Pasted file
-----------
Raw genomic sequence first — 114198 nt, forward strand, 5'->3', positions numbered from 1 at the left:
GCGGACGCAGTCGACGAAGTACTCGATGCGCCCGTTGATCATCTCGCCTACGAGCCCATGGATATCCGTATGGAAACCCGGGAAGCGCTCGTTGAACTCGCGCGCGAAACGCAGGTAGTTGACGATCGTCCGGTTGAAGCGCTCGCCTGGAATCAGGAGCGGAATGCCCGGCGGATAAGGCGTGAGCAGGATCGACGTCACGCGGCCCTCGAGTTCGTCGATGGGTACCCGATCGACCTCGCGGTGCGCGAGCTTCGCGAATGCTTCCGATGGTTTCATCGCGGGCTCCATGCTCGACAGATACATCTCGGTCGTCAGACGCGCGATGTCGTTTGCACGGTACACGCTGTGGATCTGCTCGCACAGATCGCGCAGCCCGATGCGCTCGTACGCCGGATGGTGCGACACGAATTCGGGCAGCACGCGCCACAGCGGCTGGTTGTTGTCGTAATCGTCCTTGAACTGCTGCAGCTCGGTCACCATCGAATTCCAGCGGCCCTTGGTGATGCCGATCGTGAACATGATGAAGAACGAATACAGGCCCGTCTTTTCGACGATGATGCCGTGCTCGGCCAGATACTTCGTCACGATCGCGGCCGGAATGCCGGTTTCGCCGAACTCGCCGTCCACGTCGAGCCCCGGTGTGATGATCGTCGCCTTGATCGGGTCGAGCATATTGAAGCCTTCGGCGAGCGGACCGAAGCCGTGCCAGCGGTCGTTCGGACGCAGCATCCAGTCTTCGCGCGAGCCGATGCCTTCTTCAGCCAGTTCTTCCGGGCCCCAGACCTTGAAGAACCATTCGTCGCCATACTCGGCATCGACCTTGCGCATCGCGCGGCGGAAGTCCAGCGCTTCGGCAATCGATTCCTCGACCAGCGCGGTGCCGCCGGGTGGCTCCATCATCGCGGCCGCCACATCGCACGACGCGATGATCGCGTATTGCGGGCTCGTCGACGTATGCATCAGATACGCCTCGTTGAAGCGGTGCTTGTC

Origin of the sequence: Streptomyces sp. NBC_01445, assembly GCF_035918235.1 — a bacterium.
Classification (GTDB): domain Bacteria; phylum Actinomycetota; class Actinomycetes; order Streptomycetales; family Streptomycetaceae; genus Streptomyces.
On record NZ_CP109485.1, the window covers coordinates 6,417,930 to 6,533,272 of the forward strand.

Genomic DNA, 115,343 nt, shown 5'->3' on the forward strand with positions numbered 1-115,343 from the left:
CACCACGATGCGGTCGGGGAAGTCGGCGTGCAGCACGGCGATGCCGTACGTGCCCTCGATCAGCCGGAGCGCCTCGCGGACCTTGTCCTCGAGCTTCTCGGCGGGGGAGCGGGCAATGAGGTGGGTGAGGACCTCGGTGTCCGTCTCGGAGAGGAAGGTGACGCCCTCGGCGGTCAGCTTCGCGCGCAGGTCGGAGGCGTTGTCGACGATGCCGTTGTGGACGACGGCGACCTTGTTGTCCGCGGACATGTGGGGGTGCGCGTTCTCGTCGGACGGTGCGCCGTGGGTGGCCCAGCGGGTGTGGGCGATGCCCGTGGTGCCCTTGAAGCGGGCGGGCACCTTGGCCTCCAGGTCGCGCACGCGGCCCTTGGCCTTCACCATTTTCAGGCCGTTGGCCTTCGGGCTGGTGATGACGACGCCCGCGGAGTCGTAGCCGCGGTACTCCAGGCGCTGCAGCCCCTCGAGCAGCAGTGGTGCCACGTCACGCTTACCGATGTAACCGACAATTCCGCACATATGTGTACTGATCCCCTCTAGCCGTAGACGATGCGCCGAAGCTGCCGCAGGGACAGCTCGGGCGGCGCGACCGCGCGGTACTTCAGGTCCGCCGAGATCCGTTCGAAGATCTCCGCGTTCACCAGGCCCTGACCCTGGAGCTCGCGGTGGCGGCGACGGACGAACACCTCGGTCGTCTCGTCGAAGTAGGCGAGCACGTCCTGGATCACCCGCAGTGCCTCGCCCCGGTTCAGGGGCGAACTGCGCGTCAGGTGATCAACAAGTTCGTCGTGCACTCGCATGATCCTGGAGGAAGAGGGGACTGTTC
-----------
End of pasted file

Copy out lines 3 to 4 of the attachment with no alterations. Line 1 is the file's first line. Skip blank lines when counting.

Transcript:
Origin of the sequence: Streptomyces sp. NBC_01445, assembly GCF_035918235.1 — a bacterium.
Classification (GTDB): domain Bacteria; phylum Actinomycetota; class Actinomycetes; order Streptomycetales; family Streptomycetaceae; genus Streptomyces.